Mat Ishbia is “disappointed” with Rocket Companies Inc. For those who have followed the feud between the two Detroit-based lenders, this is not a shock.
“Disappointed is the nicest way to describe my thoughts around Rocket Mortgage/Quicken Loans laying off over 2,000 of their people, as this should not be necessary for a company that made over $5 Billion last year in profits,” Ishbia wrote.
The post received more than 500 comments and was shared more than 330 times, but it incorrectly characterizes the job reductions as layoffs. Rocket Mortgage and Amrock, its title company, announced April 25 it is offering voluntary buyouts to 8% of its workforce. Rocket Companies, including Rocket Mortgage, employ approximately 26,000 people, mostly in Detroit, so 8% of the workforce is about 2,080 people.
The affected employees are primarily in Rocket Mortgage’s operations team and at various groups within Amrock. A Rocket spokesperson framed it as an “opportunity to voluntarily accept a career transition incentive.”
The incentives included a several months-long compensation package; full medical, dental, and vision coverage for six months; payment for banked personal time off; early vesting of stock incentives that team members received at the company’s IPO; and outplacement services.
Still, Ishbia took Rocket to task for the announcement. “Even though United Wholesale Mortgage directly competes with Rocket, I hate seeing this type of negative impact on families in Metro Detroit,” he wrote. “These 2,000+ people will struggle to find new jobs, and I think it’s disgusting that (Rocket is) thinking short term and are solely focused on cutting a few million per month in costs… this is the wrong thing to do to people.”
In his post, Ishbia makes no mention of the fact that the job cuts are voluntary buyouts, nor does he cite the incentive package.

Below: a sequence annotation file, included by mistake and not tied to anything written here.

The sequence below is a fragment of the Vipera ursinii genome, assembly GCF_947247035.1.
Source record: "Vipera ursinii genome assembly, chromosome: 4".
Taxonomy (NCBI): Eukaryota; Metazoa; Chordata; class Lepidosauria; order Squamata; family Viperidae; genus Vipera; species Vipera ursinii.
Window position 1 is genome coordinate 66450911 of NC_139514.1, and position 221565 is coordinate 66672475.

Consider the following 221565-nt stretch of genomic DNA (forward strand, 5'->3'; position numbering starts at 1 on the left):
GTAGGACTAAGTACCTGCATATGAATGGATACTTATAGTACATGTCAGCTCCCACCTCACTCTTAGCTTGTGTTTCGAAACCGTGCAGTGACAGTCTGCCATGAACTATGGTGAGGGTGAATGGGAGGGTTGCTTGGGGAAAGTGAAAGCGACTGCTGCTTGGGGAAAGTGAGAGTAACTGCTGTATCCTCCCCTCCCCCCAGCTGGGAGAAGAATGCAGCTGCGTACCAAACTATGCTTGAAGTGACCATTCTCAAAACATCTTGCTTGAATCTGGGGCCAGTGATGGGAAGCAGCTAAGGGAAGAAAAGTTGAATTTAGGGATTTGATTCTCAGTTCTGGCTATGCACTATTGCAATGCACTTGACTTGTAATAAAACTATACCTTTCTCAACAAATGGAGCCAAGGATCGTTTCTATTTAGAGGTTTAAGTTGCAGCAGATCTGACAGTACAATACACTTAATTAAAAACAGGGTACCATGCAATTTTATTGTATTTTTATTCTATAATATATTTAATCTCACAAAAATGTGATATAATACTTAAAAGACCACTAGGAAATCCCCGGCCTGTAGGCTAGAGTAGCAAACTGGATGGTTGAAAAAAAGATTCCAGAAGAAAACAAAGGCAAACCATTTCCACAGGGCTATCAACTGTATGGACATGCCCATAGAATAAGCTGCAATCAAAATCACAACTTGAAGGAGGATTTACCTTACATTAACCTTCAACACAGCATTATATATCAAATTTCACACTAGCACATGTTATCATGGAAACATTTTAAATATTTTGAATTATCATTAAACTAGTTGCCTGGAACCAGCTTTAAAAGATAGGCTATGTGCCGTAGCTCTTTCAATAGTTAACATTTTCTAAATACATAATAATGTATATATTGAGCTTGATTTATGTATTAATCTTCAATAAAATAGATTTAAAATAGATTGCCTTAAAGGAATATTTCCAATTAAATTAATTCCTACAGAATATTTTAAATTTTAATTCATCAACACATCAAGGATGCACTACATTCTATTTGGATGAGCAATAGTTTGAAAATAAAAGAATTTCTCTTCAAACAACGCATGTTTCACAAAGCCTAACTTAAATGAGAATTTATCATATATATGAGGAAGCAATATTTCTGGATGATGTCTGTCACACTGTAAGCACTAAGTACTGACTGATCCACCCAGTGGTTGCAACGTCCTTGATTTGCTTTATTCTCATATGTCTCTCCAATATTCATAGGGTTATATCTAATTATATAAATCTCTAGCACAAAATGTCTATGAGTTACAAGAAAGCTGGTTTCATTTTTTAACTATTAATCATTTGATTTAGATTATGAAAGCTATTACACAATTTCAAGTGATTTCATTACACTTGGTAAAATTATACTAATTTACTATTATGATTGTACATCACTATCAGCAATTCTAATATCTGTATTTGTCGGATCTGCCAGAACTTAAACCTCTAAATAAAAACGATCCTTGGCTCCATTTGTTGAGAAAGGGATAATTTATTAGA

He adds that he is proud that UWM has not “had a single layoff in 35 years” and adds that “we will never have a layoff because we are a family company focused on what’s best for our people.”
Rocket Mortgage has yet to formally respond to Ishbia’s comments, but Jared Fleisher, Rocket’s vice president of government affairs, replied to the post on LinkedIn the next day.
Fleisher, who started by stating that, “Nobody asked me to write this,” called Ishbia’s comments “nothing but empty cynicism.”
“There isn’t another company in Detroit or this country that can match Rocket’s record of philanthropy and community investment and service and overall commitment to its community,” Fleisher wrote.
“You sir,” he continued, speaking directly to Ishbia, “have no such record to speak of.”
Fleisher went on to defend Rocket’s announcement, stating that the company “is responding to dramatically changed market conditions in the most thoughtful and caring way possible.”
He again addressed Ishbia, “The fact that you seek to exploit it for your own ends is evidence of nothing but the true depth of your cynicism, lack of caring and morality.”
Ishbia’s shot at Rocket was followed over the weekend by a report from Crain’s Detroit Business that said the UWM president & CEO received a significant pay boost in 2021, the year UWM went public.
According to the report, Ishbia’s pay increased approximately $7.8 million in 2021, $600,000 more than in 2020, according to an annual proxy statement filed Friday. Crain’s noted that while Ishbia’s salary was higher in 2021 than a year earlier, it was still down significantly from 2019, when he earned nearly $18 million.
Crain’s noted that, according to the filing, other top UWM executives saw their pay decline from 2020 to 2021.
Crain’s also noted that, based on disclosures filed with the proxy statement, Ishbia’s “total compensation of more than $7.8 million last year stood at about 195 times that of the median worker employed at UWM.” It said the median pay for UWM employees at the end of last year was just under $40,000. UWM employs approximately 8,000 people.
The report from Crain’s also noted that Rocket Companies Inc. CEO Jay Farner and other top executives at Rocket saw their compensation fall from 2020, when the company went public.